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[uhp-werd] /ˈʌp wərd/
adverb, Also, upwards
toward a higher place or position:
The birds flew upward.
toward a higher or more distinguished condition, rank, level, etc.:
His employer wishes to move him upward in the company.
to a greater degree; more:
fourscore and upward.
toward a large city, the source or origin of a stream, or the interior of a country or region:
They followed the Thames River upward from the North Sea to London.
in the upper parts; above.
moving or tending upward; directed at or situated in a higher place or position.
upwards of, more than; above:
My vacation cost me upwards of a thousand dollars.
Origin of upward
before 900; Middle English; Old English upweard (cognate with Dutch opwaart). See up-, -ward
Related forms
upwardly, adverb
upwardness, noun Unabridged
Based on the Random House Dictionary, © Random House, Inc. 2015.
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Examples from the web for upward
  • It runs upward and backward, parallel to the central sulcus, and is sometimes divided into an upper and a lower ramus.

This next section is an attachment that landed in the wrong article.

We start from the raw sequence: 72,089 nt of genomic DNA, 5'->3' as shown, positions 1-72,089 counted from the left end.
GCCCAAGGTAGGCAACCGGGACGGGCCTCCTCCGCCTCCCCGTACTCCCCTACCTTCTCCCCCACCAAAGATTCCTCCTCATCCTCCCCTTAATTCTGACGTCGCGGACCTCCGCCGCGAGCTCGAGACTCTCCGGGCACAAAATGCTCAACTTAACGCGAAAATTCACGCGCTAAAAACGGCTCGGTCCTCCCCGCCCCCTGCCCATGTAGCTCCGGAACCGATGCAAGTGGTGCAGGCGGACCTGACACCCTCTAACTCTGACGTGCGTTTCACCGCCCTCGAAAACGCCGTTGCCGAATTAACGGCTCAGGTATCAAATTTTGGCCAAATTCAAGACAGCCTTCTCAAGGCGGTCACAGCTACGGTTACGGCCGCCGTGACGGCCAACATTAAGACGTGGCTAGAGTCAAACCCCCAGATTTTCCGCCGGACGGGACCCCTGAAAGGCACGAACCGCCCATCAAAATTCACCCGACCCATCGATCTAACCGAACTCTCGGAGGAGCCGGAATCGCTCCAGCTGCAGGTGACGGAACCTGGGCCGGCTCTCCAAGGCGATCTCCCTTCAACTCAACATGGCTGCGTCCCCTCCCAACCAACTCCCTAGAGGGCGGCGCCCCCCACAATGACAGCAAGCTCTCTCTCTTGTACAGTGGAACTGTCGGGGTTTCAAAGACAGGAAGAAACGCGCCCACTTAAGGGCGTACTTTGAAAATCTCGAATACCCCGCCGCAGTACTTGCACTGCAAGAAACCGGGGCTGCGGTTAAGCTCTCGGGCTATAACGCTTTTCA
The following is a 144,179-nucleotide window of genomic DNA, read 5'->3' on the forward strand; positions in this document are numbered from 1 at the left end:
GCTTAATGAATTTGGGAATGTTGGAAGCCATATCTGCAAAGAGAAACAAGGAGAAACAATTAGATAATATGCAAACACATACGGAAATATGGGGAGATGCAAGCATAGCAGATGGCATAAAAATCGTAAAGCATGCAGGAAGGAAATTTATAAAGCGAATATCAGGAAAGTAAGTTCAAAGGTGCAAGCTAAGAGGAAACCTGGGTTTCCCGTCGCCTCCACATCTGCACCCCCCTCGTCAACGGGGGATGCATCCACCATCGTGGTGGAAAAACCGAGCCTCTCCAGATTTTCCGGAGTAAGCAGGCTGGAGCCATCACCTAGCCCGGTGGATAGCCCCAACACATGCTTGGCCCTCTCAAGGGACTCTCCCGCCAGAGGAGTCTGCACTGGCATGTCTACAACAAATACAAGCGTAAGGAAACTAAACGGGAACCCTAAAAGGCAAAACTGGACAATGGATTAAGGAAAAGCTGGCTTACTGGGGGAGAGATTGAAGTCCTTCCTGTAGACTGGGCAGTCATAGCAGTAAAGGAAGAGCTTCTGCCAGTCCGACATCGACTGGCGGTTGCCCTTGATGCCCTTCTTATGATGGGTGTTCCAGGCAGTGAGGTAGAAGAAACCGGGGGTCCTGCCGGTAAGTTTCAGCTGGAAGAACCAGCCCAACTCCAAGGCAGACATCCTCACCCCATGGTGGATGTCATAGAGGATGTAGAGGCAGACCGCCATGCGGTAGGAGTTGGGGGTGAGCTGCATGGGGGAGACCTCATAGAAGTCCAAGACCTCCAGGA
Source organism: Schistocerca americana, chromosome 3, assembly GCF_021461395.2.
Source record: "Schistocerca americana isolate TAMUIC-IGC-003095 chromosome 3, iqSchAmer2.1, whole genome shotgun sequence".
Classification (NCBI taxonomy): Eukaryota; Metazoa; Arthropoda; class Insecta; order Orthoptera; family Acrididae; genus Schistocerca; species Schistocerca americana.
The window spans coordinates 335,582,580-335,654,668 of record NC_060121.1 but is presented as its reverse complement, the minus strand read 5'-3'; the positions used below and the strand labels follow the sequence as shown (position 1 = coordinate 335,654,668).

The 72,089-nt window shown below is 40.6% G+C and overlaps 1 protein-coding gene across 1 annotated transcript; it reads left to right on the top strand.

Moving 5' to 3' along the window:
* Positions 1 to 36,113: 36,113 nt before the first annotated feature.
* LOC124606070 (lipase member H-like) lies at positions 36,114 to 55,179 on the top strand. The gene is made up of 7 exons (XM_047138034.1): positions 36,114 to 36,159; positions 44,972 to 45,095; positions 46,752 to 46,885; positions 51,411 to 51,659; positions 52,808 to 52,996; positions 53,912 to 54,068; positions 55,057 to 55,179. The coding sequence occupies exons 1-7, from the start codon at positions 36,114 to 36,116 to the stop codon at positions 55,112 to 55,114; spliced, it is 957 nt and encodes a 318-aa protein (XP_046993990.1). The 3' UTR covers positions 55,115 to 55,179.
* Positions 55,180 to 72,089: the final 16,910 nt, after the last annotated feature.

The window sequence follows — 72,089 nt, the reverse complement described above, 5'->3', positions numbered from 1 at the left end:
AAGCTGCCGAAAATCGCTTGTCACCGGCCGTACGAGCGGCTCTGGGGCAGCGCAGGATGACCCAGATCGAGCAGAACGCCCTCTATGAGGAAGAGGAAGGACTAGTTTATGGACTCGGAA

• The upward lurch largely reflected higher fuel and food prices.
  • The upward pressures last month included higher food prices, especially for bread and cereals.
  • Salt oozed upward, splitting the rocks, and then water cracked them open further as it froze and thawed.
  • The highway heads upward, wrapping itself around the shoulders and dipping into the valleys of the mountains.
  • Shortly after you move away from the entrance, you're propelled upward at high speed by the linear motor.
  • Swiping upward or downward with momentum enables scrolling in a browser.
  • Another needed ingredient is something to give the air an upward shove.
  • The relatively thin stratus clouds have slow, upward moving air currents.
  • Snowmobiling defies gravity by allowing participants to move with upward motion with relative ease.
British Dictionary definitions for upward


directed or moving towards a higher point or level
a variant of upwards
Derived Forms
upwardly, adverb
upwardness, noun


from a lower to a higher place, level, condition, etc
towards a higher level, standing, etc
Collins English Dictionary - Complete & Unabridged 2012 Digital Edition
© William Collins Sons & Co. Ltd. 1979, 1986 © HarperCollins
Publishers 1998, 2000, 2003, 2005, 2006, 2007, 2009, 2012
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Word Origin and History for upward

Old English upweard, upweardes; see up + -ward. Cf. Middle Low German upwart, Middle Dutch opwaert, Middle High German ufwart. Phrase upward mobility first recorded 1949; mainly restricted to sociologists' jargon until 1960s.

Online Etymology Dictionary, © 2010 Douglas Harper
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